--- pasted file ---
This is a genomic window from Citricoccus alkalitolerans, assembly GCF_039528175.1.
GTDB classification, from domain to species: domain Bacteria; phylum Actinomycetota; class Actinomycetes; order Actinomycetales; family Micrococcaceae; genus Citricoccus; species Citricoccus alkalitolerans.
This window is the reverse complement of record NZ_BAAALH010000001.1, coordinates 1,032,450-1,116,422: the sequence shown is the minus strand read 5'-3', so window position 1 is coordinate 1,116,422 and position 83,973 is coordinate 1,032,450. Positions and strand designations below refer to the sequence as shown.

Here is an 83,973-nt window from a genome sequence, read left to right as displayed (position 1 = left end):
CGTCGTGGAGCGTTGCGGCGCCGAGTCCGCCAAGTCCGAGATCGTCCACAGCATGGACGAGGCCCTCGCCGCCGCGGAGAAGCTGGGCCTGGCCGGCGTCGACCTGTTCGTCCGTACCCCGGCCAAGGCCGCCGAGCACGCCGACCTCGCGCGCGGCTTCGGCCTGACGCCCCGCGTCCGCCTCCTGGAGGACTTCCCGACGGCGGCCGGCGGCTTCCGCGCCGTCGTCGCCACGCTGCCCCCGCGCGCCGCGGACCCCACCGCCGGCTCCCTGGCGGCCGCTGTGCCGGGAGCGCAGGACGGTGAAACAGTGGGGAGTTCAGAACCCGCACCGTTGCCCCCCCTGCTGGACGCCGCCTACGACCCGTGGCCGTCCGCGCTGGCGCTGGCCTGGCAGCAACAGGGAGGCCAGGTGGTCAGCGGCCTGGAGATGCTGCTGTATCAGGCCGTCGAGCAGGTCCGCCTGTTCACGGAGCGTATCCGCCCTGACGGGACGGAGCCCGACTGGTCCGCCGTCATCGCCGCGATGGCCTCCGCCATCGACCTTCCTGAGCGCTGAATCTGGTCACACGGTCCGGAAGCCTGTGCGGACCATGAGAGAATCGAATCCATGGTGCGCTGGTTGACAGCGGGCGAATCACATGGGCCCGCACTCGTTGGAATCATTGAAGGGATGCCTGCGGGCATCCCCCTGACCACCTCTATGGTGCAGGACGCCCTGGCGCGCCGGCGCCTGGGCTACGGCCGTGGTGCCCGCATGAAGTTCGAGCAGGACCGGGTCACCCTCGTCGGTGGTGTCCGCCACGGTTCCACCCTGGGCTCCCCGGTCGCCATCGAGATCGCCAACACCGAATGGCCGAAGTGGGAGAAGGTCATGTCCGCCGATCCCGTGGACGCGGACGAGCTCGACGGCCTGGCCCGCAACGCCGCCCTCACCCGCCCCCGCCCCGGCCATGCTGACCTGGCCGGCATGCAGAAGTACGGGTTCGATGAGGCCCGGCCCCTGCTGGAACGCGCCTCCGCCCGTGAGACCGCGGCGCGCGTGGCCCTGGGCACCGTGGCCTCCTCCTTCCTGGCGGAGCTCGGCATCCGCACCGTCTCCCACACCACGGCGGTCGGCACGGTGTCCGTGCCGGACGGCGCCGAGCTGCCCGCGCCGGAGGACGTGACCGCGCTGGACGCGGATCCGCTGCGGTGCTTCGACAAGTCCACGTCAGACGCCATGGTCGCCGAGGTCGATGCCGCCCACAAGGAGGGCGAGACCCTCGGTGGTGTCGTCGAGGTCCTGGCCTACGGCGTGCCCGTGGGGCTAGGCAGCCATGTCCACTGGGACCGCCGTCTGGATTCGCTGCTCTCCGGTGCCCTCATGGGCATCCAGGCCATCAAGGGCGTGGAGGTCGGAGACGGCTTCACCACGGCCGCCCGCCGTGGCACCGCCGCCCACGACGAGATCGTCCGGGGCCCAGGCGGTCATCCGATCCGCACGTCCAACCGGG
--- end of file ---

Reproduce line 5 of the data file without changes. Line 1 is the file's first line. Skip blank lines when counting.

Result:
CGTCGTGGAGCGTTGCGGCGCCGAGTCCGCCAAGTCCGAGATCGTCCACAGCATGGACGAGGCCCTCGCCGCCGCGGAGAAGCTGGGCCTGGCCGGCGTCGACCTGTTCGTCCGTACCCCGGCCAAGGCCGCCGAGCACGCCGACCTCGCGCGCGGCTTCGGCCTGACGCCCCGCGTCCGCCTCCTGGAGGACTTCCCGACGGCGGCCGGCGGCTTCCGCGCCGTCGTCGCCACGCTGCCCCCGCGCGCCGCGGACCCCACCGCCGGCTCCCTGGCGGCCGCTGTGCCGGGAGCGCAGGACGGTGAAACAGTGGGGAGTTCAGAACCCGCACCGTTGCCCCCCCTGCTGGACGCCGCCTACGACCCGTGGCCGTCCGCGCTGGCGCTGGCCTGGCAGCAACAGGGAGGCCAGGTGGTCAGCGGCCTGGAGATGCTGCTGTATCAGGCCGTCGAGCAGGTCCGCCTGTTCACGGAGCGTATCCGCCCTGACGGGACGGAGCCCGACTGGTCCGCCGTCATCGCCGCGATGGCCTCCGCCATCGACCTTCCTGAGCGCTGAATCTGGTCACACGGTCCGGAAGCCTGTGCGGACCATGAGAGAATCGAATCCATGGTGCGCTGGTTGACAGCGGGCGAATCACATGGGCCCGCACTCGTTGGAATCATTGAAGGGATGCCTGCGGGCATCCCCCTGACCACCTCTATGGTGCAGGACGCCCTGGCGCGCCGGCGCCTGGGCTACGGCCGTGGTGCCCGCATGAAGTTCGAGCAGGACCGGGTCACCCTCGTCGGTGGTGTCCGCCACGGTTCCACCCTGGGCTCCCCGGTCGCCATCGAGATCGCCAACACCGAATGGCCGAAGTGGGAGAAGGTCATGTCCGCCGATCCCGTGGACGCGGACGAGCTCGACGGCCTGGCCCGCAACGCCGCCCTCACCCGCCCCCGCCCCGGCCATGCTGACCTGGCCGGCATGCAGAAGTACGGGTTCGATGAGGCCCGGCCCCTGCTGGAACGCGCCTCCGCCCGTGAGACCGCGGCGCGCGTGGCCCTGGGCACCGTGGCCTCCTCCTTCCTGGCGGAGCTCGGCATCCGCACCGTCTCCCACACCACGGCGGTCGGCACGGTGTCCGTGCCGGACGGCGCCGAGCTGCCCGCGCCGGAGGACGTGACCGCGCTGGACGCGGATCCGCTGCGGTGCTTCGACAAGTCCACGTCAGACGCCATGGTCGCCGAGGTCGATGCCGCCCACAAGGAGGGCGAGACCCTCGGTGGTGTCGTCGAGGTCCTGGCCTACGGCGTGCCCGTGGGGCTAGGCAGCCATGTCCACTGGGACCGCCGTCTGGATTCGCTGCTCTCCGGTGCCCTCATGGGCATCCAGGCCATCAAGGGCGTGGAGGTCGGAGACGGCTTCACCACGGCCGCCCGCCGTGGCACCGCCGCCCACGACGAGATCGTCCGGGGCCCAGGCGGTCATCCGATCCGCACGTCCAACCGGG